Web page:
Bmc hist unit4.1_cold war

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Bmc hist unit4.1_cold war

  1. 1. COLD WAR: LECTURE 2 How did US try to contain Communism in Europe
  2. 2. AGENDA OF THE LESSON  By the end of the lesson, you would be able to:  Appreciate the:  Truman Doctrine,  The Marshall Plan and  NATO  The benefits of such approaches  The draw backs of containment
  3. 3. THE TRUMAN DOCTRINE, MARCH 1947  Soviet expansion in Europe increasing - US and allies. Truman decided that US must prevent this.  Under the Truman Doctrine USA would:  prevent Communism from spreading  help any country , threatened by Communism  Put his doctrine into action by:  Giving money & weapons to Greece and Turkey which were in danger of being taken over by communists - able to stop the spread of communism with US aid.  Stalin responded - formed the Communist Information Bureau (COMINFORM) – alliance of Communist parties to keep Communist Bloc countries together.
  4. 4. MARSHALL PLAN, JUNE 1947  Another way of containing communism – through offering financial aid to Europe. Plan was named after George Marshall who directed it.  Aims of the plan  help Europe recover economically from WWII  build a prosperous Western Europe – able to resist Communism.
  5. 5. MARSHALL PLAN, JUNE 1947  US Containment Policy:  By making Europe rich and strong again, he would help to create stable, Capitalist, democratic governments in Europe.  US believed that with the Marshall Plan – people in in Europe would become more prosperous and therefore not support Communism.
  6. 6. MARSHALL PLAN, JUNE 1947  Details of the Plan:  16 countries in Western Europe agreed to the Marshall Plan.  Between 1948-1952 these countries – received $13 billion in aid, loans and goods.  Marshall extended aid to East Europeans. Stalin refused – felt that the Plan – was aimed at extending influence there.  Soviets formed an organization that would encourage trade between Communist states in Europe. COMECON did not really improve the economies of these states.  Benefits  Western government still recovering – still better than large skins  Marshall Plan also divided European economies into halves - heightened tensions
  7. 7. NATO (NORTH ATLANTIC TREATY ORGANIZATION)  Europe was divided into two spheres of influence: The Communist and Capitalist spheres.  US & USSR – forced to seek military allies. US tried to increase their forces in Europe – set up NATO.  NATO – a military alliance formed by US and 11 other countries. Its aims were:  To defend Europe from Soviet attack.  Attack on European allies by Soviets would be considered an attack against all.
  8. 8. NORTH ATLANTIC TREATY ORGANIZATION  1955 - USSR decided that it would set up Warsaw Pact. All communist countries in Europe (except Yugoslavia) joined the Warsaw Pact.  Benefits of NATO/Warsaw Pact:  NATO and the Warsaw Pact protected the member states but;  Also heightened tensions in Europe during the Cold War.  The US was contented that the Truman Doctrine, Marshall Plan and NATO could contain Communism within Europe.
  9. 9. OUTCOMES OF CONTAINMENT  World War II alliance between Britain, US and USSR after 1945 not close – mutually suspicious of each others intentions. USSR viewed US moves in Europe as trying to establish control there.  Containment helped to check Soviet expansion into Western Europe.  However, also increased tensions in Europe as:  both sides tried to gain allies to bolster their defenses against possible attacks from the other.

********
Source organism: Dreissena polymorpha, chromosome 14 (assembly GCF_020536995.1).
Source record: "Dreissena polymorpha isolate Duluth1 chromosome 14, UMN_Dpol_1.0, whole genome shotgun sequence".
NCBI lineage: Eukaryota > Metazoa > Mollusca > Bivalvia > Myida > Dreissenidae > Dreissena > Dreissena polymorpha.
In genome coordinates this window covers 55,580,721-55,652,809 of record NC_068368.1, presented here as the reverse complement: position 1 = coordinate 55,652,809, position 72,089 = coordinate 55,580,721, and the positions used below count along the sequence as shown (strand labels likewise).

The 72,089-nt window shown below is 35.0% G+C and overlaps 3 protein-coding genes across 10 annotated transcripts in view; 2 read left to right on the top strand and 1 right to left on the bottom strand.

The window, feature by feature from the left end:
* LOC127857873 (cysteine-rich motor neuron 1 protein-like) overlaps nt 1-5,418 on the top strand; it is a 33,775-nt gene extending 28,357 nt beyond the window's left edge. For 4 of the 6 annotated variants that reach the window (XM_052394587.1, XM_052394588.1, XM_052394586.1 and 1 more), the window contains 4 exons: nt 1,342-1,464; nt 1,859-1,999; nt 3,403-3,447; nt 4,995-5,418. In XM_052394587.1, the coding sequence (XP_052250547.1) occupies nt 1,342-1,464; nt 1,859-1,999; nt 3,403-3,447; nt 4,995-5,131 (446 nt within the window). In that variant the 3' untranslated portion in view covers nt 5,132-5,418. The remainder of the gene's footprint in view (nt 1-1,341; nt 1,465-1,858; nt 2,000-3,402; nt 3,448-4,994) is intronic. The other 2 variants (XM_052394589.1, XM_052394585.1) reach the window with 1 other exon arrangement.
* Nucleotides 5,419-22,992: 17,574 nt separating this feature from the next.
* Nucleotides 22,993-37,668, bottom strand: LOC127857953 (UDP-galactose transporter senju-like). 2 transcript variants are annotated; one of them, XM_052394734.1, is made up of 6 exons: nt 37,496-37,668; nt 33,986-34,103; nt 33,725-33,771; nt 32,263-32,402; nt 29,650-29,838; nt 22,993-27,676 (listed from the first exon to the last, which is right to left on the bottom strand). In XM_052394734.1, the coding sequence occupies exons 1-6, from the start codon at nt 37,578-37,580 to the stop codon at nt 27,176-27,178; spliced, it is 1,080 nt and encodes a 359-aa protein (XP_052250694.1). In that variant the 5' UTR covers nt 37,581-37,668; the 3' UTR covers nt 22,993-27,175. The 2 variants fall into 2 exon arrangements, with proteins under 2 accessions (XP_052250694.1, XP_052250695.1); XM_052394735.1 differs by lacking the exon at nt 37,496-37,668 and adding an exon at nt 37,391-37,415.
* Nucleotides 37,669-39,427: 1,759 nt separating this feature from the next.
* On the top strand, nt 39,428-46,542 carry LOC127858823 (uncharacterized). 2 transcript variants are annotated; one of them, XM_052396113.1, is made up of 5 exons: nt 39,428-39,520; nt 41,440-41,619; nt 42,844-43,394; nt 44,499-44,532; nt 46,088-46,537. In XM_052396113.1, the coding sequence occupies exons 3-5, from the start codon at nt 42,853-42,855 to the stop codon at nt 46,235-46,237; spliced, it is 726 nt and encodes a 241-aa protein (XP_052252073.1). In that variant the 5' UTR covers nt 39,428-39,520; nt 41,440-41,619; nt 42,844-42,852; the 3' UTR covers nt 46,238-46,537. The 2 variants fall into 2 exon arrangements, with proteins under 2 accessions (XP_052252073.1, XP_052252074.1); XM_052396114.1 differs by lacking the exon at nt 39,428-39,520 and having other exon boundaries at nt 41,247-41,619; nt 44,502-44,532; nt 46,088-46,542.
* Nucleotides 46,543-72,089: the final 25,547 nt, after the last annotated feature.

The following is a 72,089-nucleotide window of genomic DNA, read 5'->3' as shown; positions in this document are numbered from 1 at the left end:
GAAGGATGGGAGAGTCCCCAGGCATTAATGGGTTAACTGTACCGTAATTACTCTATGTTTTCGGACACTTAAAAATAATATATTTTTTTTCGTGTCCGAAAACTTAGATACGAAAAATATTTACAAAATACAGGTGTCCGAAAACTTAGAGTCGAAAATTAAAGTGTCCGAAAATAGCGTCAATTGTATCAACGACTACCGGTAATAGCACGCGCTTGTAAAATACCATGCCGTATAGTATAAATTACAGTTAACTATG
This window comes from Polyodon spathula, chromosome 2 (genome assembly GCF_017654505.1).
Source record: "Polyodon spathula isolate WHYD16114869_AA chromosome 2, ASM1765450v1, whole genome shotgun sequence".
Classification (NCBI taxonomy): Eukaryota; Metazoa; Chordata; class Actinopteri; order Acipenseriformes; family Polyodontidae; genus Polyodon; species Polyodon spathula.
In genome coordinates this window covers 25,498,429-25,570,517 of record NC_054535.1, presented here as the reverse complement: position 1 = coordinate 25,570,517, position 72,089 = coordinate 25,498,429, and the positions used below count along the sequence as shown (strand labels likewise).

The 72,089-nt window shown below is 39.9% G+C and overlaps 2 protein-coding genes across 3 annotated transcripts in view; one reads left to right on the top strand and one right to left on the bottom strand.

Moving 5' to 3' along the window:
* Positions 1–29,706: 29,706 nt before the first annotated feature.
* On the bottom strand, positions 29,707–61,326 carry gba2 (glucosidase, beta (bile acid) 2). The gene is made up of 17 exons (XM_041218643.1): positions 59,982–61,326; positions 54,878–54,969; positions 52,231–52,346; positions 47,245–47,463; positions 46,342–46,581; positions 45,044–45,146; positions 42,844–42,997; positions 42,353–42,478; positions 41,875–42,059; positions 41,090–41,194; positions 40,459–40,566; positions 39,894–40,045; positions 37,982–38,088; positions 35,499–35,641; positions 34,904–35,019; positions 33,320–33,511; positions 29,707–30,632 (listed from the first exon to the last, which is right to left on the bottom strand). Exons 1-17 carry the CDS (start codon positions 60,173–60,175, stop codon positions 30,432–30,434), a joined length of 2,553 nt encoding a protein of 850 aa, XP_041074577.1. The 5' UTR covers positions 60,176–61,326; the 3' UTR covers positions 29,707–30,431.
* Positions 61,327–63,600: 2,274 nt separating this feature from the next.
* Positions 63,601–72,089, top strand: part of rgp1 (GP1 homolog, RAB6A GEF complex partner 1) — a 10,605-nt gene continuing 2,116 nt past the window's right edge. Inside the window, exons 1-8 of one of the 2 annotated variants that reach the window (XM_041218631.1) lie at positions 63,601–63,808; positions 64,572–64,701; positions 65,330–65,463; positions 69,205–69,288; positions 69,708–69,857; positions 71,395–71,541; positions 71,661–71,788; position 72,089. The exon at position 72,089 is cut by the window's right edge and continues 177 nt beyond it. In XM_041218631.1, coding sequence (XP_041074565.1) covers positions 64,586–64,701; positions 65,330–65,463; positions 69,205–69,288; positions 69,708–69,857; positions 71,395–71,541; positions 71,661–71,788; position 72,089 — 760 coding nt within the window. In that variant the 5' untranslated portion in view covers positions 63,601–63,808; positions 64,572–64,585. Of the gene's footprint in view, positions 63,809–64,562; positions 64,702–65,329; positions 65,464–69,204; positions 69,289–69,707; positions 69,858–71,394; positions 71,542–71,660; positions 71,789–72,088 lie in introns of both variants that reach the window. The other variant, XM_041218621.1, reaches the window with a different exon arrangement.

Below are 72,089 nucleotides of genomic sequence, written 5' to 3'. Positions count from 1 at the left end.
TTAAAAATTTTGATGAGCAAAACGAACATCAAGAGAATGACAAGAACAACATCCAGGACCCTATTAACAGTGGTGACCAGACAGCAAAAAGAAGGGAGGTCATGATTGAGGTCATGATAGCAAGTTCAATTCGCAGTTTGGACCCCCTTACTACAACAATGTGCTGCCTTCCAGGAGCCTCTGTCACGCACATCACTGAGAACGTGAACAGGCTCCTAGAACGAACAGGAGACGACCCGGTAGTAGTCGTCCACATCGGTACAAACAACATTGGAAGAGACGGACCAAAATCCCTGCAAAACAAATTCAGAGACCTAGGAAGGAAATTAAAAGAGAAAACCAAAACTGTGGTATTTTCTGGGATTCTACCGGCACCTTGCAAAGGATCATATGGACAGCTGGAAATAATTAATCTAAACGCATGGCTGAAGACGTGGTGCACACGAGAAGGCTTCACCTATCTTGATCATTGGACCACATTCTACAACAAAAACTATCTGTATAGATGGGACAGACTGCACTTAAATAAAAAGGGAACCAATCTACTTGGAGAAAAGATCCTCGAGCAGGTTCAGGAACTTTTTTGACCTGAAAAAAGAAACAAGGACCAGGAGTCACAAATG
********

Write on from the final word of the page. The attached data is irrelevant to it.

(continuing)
10. 10. CRISIS IN EUROPE – BERLIN BLOCKADE  Conflicts over how to administer Germany led to a crisis between Britain, France, US and USSR in 1948.  Germany divided into four zones. Berlin – also divided into four zones.  The four countries agreed to administer Germany together under a joint administration.
  11. 11. MAP OF GERMANY AND BERLIN (1948)
  12. 12. BERLIN BLOCKADE  In 1948: Britain, France and US joined their separate zones in Germany and also created a new currency for Germany.  These actions helped the West German economy to recover – Western powers also encouraged free elections in West Germany.  Stalin was fearful that the West would make Germany strong again and threaten Russia.
  13. 13. BERLIN BLOCKADE – STALIN’S STRATEGY  Stalin planned to seize control over the whole of Berlin – by blocking off road, rail and canal links between East and West Germany – June 1948.  He thought of forcing the allies to leave Berlin by blocking off all supplies.
  14. 14. BERLIN BLOCKADE – US STRATEGY  US felt it was important to support West Berlin because:  Berlin represented the democratic system.  Concerned that if it pulled out of Berlin – Soviets would be emboldened and attack the whole of West Germany.  Yet the US and allies were very cautious – could not start a full scale war by sending in troops to lift the blockade.
  15. 15. BERLIN BLOCKADE – LIFTING THE SIEGE  To avoid war, Pres. Truman ordered a fleet of planes to fly over Berlin and drop food supplies and other supplies into Berlin.  Over 10 months – 2 million tons of supplies were flown into West Berlin. About 2.5 million Berliners were kept warm throughout the winter of 1948.  After 10 months – Stalin realized that Blockade was a failure – West was determined to support West Berlin – called off the blockade in May 1949
  16. 16. BERLIN AIRLIFT
  17. 17. CONCLUSION  War time alliance was at an end – US and allies were mutually suspicious of each other.  US and USSR locked in a struggle to gain allies and influence in Europe (later the world)  These tensions did not escalate (become worse) because both sides were fearful of starting another war – Europe still recovering from WWII.  Both sides preferred to use threats and “challenge” each other – but these never amounted to direct military actions.

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